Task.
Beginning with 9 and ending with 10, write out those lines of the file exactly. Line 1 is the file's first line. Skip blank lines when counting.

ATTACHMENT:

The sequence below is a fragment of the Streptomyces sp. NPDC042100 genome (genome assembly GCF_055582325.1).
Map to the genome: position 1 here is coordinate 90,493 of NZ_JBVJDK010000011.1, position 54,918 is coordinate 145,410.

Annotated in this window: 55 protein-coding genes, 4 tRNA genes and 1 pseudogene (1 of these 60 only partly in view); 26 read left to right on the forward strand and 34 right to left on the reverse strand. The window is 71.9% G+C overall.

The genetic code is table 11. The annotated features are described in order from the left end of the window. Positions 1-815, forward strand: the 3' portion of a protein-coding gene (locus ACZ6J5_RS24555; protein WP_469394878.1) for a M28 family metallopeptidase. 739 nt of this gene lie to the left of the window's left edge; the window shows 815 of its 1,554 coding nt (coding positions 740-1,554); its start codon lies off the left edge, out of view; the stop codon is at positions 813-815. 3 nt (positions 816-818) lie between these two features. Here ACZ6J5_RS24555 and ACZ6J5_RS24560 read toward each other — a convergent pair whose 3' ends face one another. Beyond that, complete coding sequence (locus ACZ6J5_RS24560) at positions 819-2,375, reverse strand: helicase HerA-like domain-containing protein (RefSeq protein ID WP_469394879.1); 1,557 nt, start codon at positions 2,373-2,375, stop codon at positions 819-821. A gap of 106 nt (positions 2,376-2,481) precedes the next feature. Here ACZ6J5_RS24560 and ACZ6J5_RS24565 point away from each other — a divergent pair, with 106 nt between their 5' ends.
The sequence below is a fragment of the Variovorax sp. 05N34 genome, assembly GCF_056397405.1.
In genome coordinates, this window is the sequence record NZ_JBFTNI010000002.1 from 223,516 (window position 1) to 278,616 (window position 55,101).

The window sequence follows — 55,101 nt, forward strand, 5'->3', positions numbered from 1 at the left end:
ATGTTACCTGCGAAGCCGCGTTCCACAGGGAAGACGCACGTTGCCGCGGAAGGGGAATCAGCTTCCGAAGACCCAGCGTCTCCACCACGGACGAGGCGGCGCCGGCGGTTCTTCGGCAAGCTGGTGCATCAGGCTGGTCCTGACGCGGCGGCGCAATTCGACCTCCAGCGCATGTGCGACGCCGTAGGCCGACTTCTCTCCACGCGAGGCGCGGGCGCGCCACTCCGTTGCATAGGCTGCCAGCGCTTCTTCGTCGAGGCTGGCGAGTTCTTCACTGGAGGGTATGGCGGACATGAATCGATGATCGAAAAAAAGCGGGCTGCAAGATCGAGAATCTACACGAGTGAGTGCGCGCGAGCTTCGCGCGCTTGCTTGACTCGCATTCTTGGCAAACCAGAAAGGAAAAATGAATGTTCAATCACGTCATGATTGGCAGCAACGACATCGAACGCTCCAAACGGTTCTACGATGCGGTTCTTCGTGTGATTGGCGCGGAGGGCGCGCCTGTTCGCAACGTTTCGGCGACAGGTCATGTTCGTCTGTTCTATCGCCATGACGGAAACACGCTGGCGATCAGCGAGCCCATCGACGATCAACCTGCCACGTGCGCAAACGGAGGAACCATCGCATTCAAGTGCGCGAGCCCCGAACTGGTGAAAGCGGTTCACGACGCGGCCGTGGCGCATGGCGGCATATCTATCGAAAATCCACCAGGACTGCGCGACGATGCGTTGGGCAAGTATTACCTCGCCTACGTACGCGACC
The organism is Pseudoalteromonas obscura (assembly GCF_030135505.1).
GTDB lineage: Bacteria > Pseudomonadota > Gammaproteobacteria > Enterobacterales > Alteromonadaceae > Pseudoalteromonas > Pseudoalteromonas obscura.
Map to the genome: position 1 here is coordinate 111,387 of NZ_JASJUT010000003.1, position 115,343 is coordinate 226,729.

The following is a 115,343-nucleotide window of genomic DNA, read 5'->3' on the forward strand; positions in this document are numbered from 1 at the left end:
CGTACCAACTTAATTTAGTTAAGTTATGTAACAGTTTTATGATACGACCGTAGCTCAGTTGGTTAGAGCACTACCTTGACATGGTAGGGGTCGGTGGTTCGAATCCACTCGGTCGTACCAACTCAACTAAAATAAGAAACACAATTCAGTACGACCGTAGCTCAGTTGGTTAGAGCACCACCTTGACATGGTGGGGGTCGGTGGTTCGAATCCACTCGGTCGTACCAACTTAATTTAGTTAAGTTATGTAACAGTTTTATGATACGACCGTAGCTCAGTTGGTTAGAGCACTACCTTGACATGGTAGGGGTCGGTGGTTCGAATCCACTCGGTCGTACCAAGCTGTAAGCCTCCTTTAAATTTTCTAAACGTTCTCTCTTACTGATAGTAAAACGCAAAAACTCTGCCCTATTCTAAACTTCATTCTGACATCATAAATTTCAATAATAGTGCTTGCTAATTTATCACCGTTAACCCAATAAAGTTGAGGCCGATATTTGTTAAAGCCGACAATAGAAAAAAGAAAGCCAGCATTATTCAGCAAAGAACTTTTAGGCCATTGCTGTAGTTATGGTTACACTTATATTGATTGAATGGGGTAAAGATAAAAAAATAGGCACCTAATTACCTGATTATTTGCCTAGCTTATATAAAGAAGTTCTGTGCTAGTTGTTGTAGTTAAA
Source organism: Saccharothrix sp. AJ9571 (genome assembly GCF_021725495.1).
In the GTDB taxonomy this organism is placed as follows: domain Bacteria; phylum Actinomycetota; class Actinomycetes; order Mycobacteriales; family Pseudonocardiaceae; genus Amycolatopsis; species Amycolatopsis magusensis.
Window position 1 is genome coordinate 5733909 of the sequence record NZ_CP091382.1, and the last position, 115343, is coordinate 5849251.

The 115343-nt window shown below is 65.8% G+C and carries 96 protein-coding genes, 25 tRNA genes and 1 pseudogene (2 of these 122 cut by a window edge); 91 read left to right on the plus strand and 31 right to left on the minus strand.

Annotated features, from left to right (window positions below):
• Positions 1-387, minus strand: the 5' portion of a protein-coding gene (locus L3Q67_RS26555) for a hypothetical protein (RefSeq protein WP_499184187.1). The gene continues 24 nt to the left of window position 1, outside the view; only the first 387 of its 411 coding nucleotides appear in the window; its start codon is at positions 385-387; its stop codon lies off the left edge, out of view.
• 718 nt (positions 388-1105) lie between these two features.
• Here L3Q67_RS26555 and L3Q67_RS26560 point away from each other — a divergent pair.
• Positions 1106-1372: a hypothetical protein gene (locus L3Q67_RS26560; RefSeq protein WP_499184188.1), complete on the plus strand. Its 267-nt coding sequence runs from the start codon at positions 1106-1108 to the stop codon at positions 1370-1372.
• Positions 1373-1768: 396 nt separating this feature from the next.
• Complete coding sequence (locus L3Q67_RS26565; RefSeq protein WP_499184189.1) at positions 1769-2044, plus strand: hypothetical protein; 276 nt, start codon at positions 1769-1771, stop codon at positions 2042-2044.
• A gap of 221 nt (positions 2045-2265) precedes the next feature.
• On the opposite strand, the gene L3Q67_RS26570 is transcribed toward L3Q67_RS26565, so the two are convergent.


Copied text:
The organism is Pseudoalteromonas obscura (assembly GCF_030135505.1).
GTDB lineage: Bacteria > Pseudomonadota > Gammaproteobacteria > Enterobacterales > Alteromonadaceae > Pseudoalteromonas > Pseudoalteromonas obscura.